If you already know which system to use, follow one of the links above to see sample citations for a variety of common sources. If you are unsure about which system to use, read on. Notes and Bibliography or Author-Date?
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Chicago Manual of Style 17th Edition Summary: This section contains information on The Chicago Manual of Style method of document formatting and citation. These resources follow the seventeenth edition of The Chicago Manual of Style, which was issued in The other documentation style, the Author-Date System, is nearly identical in content but slightly different in form and is preferred in the social sciences.
This manual, which presents what is commonly known as the "Turabian" citation style, follows the two CMOS patterns of documentation but offers slight modifications suited to student texts. Notes and Bibliography NB in Chicago style The Chicago NB system is often used in the humanities and provides writers with a system for referencing their sources through footnote or endnote citation in their writing and through bibliography pages.
It also offers writers an outlet for commenting on those cited sources. The NB system is most commonly used in the discipline of history.
The proper use of the NB system can protect writers from accusations of plagiarism, which is the intentional or accidental uncredited use of source material created by others.
Most importantly, properly using the NB system builds credibility by demonstrating accountability to source material. Introduction to Notes In the NB system, you should include a note endnote or footnote each time you use a source, whether through a direct quote, paraphrase, or summary.
Footnotes will be added at the end of the page on which the source is referenced, and endnotes will be compiled at the end of each chapter or at the end of the entire document. In either case, a superscript number corresponding to a note with the bibliographic information for that source should be placed in the text following the end of the sentence or clause in which the source is referenced.
If a work includes a bibliography, which is typically preferred, then it is not necessary to provide full publication details in notes. If you cite the same source again, or if a bibliography is included in the work, the note need only include the surname of the author, a shortened form of the title if more than four wordsand page number s.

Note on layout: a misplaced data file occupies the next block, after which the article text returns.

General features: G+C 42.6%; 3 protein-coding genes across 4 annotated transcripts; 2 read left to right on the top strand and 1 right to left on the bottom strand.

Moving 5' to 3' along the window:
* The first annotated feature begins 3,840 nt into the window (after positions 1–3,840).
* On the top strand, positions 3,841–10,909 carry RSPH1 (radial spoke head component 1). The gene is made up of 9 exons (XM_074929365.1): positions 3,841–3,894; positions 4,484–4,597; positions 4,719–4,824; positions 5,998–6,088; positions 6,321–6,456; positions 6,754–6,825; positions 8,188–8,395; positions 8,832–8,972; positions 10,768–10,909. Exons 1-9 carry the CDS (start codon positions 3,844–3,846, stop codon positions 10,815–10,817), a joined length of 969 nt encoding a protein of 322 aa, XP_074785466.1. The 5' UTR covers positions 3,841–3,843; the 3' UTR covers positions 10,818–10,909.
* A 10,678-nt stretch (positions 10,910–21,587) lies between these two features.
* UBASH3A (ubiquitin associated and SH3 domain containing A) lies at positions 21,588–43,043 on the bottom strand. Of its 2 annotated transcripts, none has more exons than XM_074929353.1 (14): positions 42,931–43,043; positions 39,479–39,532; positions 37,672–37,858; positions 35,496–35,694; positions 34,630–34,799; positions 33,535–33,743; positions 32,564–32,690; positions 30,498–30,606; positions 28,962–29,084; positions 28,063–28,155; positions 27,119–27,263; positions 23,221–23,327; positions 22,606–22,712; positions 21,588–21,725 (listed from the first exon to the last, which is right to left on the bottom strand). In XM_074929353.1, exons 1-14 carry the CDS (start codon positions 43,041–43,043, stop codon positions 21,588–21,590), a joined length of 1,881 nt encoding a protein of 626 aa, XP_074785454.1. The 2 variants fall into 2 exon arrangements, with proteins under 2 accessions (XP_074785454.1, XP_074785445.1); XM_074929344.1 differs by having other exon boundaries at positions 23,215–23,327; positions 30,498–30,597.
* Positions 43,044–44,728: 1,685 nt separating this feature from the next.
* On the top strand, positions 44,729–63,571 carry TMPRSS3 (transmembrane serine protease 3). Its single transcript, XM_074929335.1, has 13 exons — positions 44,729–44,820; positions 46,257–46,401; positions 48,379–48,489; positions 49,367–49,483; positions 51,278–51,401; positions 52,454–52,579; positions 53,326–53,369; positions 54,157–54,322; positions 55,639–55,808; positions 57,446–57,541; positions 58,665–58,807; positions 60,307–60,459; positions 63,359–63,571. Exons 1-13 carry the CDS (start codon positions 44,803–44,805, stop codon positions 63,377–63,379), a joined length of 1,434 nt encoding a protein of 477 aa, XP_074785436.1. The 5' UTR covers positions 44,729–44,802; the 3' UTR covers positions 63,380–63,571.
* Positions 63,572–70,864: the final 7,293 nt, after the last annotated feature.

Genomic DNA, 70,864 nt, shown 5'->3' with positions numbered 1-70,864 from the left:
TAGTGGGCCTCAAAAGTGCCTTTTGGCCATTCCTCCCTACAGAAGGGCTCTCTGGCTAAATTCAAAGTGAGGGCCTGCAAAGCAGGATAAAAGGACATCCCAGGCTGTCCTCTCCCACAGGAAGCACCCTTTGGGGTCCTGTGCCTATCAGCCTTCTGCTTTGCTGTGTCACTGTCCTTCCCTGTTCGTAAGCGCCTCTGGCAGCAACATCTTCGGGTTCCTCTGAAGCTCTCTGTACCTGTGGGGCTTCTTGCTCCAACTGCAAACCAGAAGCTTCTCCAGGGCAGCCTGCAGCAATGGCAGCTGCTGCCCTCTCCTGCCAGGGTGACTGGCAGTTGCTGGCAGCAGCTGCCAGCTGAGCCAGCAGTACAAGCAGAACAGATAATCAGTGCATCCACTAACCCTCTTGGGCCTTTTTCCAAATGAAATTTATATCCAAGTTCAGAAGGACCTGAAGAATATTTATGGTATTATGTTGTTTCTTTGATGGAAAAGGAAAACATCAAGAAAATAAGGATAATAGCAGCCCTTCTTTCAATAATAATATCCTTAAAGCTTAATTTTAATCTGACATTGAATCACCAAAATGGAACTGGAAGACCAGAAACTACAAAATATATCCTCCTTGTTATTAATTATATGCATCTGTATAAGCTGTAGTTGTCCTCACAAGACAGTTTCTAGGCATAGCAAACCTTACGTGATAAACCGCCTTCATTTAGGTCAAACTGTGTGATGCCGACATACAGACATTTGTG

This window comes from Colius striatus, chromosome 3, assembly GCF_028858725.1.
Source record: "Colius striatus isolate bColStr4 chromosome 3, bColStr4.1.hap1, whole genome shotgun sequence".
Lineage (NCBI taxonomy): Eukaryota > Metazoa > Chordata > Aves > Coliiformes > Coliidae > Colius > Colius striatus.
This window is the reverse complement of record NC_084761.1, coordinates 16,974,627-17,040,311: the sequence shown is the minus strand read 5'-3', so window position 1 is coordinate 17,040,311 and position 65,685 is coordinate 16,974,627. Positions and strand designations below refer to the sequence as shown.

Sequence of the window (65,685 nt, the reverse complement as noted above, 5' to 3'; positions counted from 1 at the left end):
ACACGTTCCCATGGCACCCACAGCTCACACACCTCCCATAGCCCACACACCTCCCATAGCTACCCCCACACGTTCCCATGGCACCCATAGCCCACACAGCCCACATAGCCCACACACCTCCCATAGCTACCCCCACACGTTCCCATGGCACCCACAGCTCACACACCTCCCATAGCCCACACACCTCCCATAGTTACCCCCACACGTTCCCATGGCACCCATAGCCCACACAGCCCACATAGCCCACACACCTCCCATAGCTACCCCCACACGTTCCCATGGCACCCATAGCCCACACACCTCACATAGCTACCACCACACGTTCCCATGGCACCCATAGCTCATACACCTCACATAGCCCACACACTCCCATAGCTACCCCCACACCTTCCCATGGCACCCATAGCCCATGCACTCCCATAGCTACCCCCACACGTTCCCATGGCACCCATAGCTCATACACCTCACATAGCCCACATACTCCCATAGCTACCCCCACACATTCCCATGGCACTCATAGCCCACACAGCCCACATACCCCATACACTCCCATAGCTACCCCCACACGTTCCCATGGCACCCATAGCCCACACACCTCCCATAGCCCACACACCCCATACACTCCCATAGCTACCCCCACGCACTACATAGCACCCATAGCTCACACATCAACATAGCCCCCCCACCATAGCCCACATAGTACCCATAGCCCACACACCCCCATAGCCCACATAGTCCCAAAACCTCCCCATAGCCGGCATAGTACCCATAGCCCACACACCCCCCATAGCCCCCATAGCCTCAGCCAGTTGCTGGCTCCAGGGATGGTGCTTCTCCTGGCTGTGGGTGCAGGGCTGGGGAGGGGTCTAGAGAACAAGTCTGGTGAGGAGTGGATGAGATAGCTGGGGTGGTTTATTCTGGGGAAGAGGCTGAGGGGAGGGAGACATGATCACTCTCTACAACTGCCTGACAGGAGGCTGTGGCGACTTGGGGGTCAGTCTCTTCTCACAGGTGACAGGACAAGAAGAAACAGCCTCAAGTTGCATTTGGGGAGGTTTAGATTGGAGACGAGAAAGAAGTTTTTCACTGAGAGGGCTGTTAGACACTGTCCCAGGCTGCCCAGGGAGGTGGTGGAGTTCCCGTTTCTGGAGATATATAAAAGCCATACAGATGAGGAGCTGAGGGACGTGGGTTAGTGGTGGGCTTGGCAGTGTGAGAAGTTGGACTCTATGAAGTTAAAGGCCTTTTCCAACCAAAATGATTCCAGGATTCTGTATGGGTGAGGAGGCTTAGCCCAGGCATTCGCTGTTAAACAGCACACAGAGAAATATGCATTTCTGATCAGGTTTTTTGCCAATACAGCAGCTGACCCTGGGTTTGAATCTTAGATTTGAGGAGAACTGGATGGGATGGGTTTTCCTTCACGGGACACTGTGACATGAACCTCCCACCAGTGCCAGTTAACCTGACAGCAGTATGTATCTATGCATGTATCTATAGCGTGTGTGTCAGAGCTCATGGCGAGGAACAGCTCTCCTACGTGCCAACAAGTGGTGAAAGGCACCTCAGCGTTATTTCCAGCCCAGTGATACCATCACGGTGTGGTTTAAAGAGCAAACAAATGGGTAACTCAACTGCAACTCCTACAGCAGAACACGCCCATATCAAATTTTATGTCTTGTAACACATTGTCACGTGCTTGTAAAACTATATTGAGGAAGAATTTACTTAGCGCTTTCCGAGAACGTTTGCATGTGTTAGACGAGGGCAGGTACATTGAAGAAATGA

However, in a work that does not include a bibliography, it is recommended that the full citation be repeated when it is first used in a new chapter. In the NB system, the footnote or endnote itself begins with the appropriate full-sized number, followed by a period and then a space.
Introduction to Bibliographies In the NB system, the bibliography provides an alphabetical list of all sources used in a given work. This page, most often titled Bibliography, is usually placed at the end of the work preceding the index.
It should include all sources cited within the work and may sometimes include other relevant sources that were not cited but provide further reading. Although bibliographic entries for various sources may be formatted differently, all included sources books, articles, websites, etc.
If no author or editor is listed, the title or, as a last resort, a descriptive phrase may be used. Though useful, a bibliography is not required in works that provide full bibliographic information in the notes. Common Elements All entries in the bibliography will include the author or editor, compiler, translatortitle, and publication information.
If an author is not listed first, this principle applies to compilers, translators, etc. Titles Titles of books and journals are italicized. Titles of articles, chapters, poems, etc. Publication Information The year of publication is listed after the publisher or journal name.
Punctuation In a bibliography, all major elements are separated by periods.
Please note that this OWL resource provides basic information regarding the formatting of entries used in the bibliography.especially history. Specific guidelines for formatting a paper in Chicago Style are outlined in manuals such as the 16th edition of the Chicago Manual of Style, which was issued in September , and the 7th edition of A Pocket Guide to Writing in History by Mary Lynn Rampolla, which was issued in If it is a Chicago style paper no title page, you begin your numeration from the first page from number one.
You put the number next to the author’s name. Usually, your Chicago style research paper will have three sections: the title or cover page, the main body, and the bibliography. for research papers in history and for instructors who favor this style in other disciplines.
programs require that you put the footnotes in as you write. Footnotes are single-spaced with Handbook for Chicago (Turabian) Style Term Paper. Title. Jul 29, · How to Do Footnotes.
Write your complete paper, including a list of references, before inserting footnotes. 2. Go to the end of the sentence you want to footnote. check with your professor or organization about whether the paper should be written in APA, MLA or Chicago style.
Then, ensure your entire paper and footnotes 84%(83). The Chicago Style of writing is often required for history papers, although this style is also called Turabian Style when referring to research papers.
Papers written in Chicago or Turabian style usually contain footnotes or end notes. The notes can contain additional content, acknowledgments. To do that, you need to provide complete citations in a consistent citation style. Leading publishers of historical scholarship (such as the American Historical Review and the Journal of American History) require Chicago Manual style footnotes.